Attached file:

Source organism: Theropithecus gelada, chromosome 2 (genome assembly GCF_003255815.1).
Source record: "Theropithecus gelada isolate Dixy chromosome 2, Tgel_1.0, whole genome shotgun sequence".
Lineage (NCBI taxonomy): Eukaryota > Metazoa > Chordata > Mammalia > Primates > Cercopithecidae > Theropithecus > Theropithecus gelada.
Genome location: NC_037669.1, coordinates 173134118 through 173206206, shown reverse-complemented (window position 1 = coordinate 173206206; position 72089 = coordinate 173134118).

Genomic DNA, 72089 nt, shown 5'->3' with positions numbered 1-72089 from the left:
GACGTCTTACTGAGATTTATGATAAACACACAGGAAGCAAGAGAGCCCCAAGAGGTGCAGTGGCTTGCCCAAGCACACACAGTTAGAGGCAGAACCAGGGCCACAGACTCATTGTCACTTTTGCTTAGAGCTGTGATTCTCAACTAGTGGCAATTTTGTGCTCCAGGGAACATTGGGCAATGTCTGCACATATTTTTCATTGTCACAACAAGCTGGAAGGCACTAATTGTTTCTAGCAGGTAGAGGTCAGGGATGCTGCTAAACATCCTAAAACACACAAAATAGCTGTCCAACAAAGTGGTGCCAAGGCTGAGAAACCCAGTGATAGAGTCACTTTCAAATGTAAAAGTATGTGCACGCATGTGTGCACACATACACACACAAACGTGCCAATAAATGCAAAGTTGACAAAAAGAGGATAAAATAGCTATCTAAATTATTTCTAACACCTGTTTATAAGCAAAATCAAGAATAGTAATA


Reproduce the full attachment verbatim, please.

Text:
Source organism: Theropithecus gelada, chromosome 2 (genome assembly GCF_003255815.1).
Source record: "Theropithecus gelada isolate Dixy chromosome 2, Tgel_1.0, whole genome shotgun sequence".
Lineage (NCBI taxonomy): Eukaryota > Metazoa > Chordata > Mammalia > Primates > Cercopithecidae > Theropithecus > Theropithecus gelada.
Genome location: NC_037669.1, coordinates 173134118 through 173206206, shown reverse-complemented (window position 1 = coordinate 173206206; position 72089 = coordinate 173134118).

Genomic DNA, 72089 nt, shown 5'->3' with positions numbered 1-72089 from the left:
GACGTCTTACTGAGATTTATGATAAACACACAGGAAGCAAGAGAGCCCCAAGAGGTGCAGTGGCTTGCCCAAGCACACACAGTTAGAGGCAGAACCAGGGCCACAGACTCATTGTCACTTTTGCTTAGAGCTGTGATTCTCAACTAGTGGCAATTTTGTGCTCCAGGGAACATTGGGCAATGTCTGCACATATTTTTCATTGTCACAACAAGCTGGAAGGCACTAATTGTTTCTAGCAGGTAGAGGTCAGGGATGCTGCTAAACATCCTAAAACACACAAAATAGCTGTCCAACAAAGTGGTGCCAAGGCTGAGAAACCCAGTGATAGAGTCACTTTCAAATGTAAAAGTATGTGCACGCATGTGTGCACACATACACACACAAACGTGCCAATAAATGCAAAGTTGACAAAAAGAGGATAAAATAGCTATCTAAATTATTTCTAACACCTGTTTATAAGCAAAATCAAGAATAGTAATA